Openness to Change (Q1) This factor measures how willing people are to change what is familiar to them: whether they like experimenting and change or like things to stay the same. Self-Reliance (Q2) The self-reliance factor measures how much people like to have close relationships with others. It looks at if one needs to feel part of a group or if they like to be on their own. Perfectionism (Q3) This factor measures how much people like to have things go their way and do things right. It looks at how inclined people are to keep things organized and also how much they like planning things. Tension (Q4)

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The tension factor looks at how nervous a person acts: whether they have a lot of energy and are fidgety or are relaxed. It also looks at how irritable a person can be when made to wait or when things are not going right. Extraversion (EX) This factor has been studied in almost every personality assessment. It measures how much people like social interactions overall. This global factor takes into account the primary factors of warmth, liveliness, social boldness, privateness, and self-reliance.

Anxiety (AX) This is another factor that is usually assessed in other personality assessments. It is the factor that can be described by how people respond to the world around them. This factor is made from the primary factors of emotional stability, vigilance, apprehension, and tension. Tough-Mindedness (TM) Tough-mindedness is the factor that looks at how people deal with their problems at the cognitive level. This factor is made of the primary factors of warmth, sensitivity, abstractedness, and openness to change. Independence (IN) This factor measures how people think and act: whether they push their ideas on others or give in to people. The independence factor is made of the primary factors of dominance, social boldness, vigilance, and openness to change.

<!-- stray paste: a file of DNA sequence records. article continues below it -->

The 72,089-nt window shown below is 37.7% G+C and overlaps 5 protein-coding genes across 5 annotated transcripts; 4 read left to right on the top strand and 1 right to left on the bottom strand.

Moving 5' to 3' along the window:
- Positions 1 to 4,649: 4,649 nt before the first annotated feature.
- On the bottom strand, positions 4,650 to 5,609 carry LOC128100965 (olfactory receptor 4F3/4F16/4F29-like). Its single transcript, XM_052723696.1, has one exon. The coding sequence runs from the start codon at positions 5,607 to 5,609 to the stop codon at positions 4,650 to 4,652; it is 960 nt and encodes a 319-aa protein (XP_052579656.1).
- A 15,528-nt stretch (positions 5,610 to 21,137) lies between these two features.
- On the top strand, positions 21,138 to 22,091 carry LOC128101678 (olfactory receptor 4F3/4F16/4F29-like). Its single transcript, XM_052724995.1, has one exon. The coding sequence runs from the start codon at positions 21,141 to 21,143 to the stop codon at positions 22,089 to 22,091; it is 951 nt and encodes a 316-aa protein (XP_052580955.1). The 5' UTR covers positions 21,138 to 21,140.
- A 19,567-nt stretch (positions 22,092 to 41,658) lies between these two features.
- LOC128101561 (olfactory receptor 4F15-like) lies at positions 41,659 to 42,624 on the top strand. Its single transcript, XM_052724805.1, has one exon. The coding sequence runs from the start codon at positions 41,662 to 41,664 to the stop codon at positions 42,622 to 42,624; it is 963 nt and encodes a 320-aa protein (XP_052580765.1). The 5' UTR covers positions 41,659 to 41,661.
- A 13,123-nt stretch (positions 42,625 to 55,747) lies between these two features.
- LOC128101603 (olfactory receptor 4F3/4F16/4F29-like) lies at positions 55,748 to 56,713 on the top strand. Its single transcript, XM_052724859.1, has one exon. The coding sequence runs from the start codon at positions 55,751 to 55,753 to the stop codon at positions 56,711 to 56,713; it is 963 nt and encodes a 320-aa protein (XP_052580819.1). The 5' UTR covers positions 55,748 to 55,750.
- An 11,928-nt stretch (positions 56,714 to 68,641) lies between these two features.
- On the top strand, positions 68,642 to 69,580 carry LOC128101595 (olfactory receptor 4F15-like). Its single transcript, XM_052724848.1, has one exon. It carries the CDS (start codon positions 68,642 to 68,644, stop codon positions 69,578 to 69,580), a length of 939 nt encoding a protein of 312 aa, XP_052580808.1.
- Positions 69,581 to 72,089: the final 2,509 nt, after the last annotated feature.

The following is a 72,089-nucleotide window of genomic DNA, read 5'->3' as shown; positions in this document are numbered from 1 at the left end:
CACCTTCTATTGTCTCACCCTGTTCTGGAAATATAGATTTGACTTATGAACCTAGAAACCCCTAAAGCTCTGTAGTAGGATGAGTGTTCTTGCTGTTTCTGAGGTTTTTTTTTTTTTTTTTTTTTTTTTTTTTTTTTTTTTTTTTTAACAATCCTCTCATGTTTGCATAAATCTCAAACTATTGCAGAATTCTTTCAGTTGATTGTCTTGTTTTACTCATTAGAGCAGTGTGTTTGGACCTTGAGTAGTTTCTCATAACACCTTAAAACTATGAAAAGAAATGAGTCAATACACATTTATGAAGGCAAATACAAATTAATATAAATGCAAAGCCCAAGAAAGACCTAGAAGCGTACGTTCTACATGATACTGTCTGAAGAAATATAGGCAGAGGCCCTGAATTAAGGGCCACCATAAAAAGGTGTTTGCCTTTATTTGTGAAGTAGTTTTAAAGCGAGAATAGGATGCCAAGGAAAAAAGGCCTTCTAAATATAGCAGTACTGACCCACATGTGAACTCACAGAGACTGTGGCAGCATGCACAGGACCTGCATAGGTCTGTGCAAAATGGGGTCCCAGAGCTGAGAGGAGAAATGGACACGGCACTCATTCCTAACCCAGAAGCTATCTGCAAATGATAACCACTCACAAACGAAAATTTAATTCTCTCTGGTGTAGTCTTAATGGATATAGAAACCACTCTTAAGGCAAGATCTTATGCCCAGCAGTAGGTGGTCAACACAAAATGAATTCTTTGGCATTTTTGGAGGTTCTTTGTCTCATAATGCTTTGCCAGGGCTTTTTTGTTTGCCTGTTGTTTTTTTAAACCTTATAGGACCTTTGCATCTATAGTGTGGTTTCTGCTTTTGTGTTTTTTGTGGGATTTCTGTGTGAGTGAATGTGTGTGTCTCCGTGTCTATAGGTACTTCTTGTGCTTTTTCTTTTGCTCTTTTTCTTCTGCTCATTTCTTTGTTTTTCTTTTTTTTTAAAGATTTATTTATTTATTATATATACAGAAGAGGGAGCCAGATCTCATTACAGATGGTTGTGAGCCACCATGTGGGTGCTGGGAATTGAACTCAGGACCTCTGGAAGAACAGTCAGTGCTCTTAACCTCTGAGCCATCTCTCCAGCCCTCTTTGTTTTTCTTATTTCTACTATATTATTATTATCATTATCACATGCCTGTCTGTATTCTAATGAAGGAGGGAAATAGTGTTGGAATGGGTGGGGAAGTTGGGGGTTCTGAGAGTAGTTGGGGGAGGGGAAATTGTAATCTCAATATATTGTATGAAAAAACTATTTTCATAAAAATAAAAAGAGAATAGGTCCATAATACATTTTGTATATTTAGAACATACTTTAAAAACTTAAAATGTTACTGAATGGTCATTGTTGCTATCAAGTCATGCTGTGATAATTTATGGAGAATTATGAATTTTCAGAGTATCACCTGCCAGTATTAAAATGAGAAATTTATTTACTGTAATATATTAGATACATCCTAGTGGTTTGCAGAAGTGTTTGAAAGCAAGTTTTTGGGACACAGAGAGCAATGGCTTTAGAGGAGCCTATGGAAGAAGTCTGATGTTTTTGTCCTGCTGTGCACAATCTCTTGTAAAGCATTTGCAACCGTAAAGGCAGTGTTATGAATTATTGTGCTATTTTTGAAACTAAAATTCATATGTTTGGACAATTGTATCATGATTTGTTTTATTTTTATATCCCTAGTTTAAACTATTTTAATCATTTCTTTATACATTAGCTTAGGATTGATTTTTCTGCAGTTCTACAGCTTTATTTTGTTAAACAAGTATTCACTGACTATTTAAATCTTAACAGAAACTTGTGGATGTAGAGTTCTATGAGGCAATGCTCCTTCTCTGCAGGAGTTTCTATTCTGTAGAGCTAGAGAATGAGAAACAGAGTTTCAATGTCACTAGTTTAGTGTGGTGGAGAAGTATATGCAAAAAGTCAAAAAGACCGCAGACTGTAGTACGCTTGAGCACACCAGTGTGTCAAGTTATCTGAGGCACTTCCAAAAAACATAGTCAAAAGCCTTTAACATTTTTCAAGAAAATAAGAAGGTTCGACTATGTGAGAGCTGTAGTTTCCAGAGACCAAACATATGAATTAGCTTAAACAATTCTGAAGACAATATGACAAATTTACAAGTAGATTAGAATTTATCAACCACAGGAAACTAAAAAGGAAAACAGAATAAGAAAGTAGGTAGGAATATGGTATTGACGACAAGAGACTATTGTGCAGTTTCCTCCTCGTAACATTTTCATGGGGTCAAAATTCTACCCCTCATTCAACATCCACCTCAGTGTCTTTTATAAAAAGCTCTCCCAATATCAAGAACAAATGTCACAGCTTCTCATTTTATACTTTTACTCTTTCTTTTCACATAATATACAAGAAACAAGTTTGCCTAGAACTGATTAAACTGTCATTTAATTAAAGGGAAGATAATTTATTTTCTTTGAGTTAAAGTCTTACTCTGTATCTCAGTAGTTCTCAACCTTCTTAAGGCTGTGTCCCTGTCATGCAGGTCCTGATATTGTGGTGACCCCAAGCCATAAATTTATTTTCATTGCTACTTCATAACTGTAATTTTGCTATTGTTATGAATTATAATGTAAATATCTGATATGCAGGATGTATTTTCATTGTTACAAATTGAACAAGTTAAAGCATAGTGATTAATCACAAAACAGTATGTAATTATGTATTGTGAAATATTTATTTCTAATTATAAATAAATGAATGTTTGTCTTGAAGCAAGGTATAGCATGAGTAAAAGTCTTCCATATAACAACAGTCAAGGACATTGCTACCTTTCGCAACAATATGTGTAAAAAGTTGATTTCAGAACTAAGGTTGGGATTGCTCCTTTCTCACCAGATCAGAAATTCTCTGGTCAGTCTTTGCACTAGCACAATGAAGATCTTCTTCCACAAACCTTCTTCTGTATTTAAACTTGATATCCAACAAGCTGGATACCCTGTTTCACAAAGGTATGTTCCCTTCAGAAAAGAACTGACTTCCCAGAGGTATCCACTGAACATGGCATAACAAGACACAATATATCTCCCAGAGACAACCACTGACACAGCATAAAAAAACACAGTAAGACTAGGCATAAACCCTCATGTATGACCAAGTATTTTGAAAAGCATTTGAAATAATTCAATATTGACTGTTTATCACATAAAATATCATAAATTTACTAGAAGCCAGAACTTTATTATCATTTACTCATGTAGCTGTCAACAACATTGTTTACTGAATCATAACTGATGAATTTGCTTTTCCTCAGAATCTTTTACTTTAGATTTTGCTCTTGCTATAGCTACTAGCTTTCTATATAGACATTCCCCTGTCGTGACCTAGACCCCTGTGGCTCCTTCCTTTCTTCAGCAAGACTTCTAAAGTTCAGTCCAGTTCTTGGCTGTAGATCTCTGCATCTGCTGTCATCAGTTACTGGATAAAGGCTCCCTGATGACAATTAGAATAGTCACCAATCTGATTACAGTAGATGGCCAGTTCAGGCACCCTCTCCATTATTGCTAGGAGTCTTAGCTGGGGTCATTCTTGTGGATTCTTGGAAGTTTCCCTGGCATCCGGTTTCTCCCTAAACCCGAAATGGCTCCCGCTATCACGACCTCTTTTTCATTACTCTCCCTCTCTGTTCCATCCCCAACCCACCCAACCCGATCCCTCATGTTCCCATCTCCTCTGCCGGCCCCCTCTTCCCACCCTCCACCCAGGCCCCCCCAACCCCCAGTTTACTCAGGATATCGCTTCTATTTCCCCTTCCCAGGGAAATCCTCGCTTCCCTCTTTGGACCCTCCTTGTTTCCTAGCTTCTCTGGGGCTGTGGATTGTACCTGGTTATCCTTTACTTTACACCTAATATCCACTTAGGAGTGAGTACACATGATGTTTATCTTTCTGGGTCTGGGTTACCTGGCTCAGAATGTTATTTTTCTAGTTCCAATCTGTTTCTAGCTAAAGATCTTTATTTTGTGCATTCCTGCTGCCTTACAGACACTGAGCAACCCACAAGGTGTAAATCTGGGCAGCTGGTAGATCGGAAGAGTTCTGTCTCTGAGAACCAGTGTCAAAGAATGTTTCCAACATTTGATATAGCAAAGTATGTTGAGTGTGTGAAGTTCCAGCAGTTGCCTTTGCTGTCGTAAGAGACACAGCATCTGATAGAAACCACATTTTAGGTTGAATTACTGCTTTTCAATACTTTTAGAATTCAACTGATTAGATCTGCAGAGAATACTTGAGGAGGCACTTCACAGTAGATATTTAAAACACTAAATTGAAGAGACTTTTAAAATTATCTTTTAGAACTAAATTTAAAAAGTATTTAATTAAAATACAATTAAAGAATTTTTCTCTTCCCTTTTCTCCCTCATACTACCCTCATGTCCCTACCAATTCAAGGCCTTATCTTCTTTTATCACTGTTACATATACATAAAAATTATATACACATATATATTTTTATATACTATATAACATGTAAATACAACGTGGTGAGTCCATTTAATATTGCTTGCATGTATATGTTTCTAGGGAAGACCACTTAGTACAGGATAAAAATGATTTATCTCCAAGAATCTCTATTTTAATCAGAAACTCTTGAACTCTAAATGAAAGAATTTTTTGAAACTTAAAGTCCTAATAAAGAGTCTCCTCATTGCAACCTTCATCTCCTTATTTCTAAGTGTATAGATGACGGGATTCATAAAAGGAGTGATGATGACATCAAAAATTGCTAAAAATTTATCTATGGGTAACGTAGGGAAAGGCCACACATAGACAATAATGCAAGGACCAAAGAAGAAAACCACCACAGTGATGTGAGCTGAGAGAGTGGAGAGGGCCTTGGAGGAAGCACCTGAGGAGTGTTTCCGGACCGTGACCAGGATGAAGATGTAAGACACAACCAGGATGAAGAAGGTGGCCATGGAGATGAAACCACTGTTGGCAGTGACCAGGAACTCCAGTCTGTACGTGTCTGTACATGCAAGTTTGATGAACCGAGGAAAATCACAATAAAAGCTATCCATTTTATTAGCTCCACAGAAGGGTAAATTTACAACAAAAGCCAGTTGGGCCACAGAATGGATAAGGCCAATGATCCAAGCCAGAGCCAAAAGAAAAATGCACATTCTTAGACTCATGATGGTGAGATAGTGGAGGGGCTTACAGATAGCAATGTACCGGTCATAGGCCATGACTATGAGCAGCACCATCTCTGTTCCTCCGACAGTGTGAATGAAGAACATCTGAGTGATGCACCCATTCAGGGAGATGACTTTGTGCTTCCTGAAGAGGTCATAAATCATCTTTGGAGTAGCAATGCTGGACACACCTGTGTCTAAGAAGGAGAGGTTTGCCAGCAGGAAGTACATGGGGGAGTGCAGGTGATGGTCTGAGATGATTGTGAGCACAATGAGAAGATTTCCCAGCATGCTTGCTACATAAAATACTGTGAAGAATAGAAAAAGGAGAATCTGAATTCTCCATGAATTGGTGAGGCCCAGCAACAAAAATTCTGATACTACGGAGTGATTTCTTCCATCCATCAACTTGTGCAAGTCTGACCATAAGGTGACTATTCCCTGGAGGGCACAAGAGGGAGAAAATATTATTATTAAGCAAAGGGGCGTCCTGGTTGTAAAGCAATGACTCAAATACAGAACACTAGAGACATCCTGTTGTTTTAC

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Self-Control (SC) This factor deals with how likely people are to control their urges: whether they are able to inhibit their actions or they have to act out. This factor is made of the primary factors of liveliness, rule-consciousness, abstractedness, and perfectionism. Job Descriptive Index (JDI) Balzer et al.s (1997) manual for the Job Descriptive Index provided the information that follows. Smith, Kendall, and Hulin developed the JDI in 1969. Smith et al. argue that that job satisfaction is composed of five different areas: work on present job, present pay, opportunities for promotion, supervision, and people on your present job. Validity and reliability of each of the scales is discussed in the literature review of the Job Descriptive Index. Work on Present Job This scale is designed to measure how people feel about the job they are currently doing. It measures how satisfied an employee is with the work. The questions related to this area are designed to measure the different facets of a job including: opportunities for creativity and task variety, allowing an individual to increase his or her knowledge, and changes in responsibility, amount of work, autonomy, job enrichment and job complexity. Present Pay This scale measures how a people feel with their pay and the difference between what a people are actually getting and what they believe they should be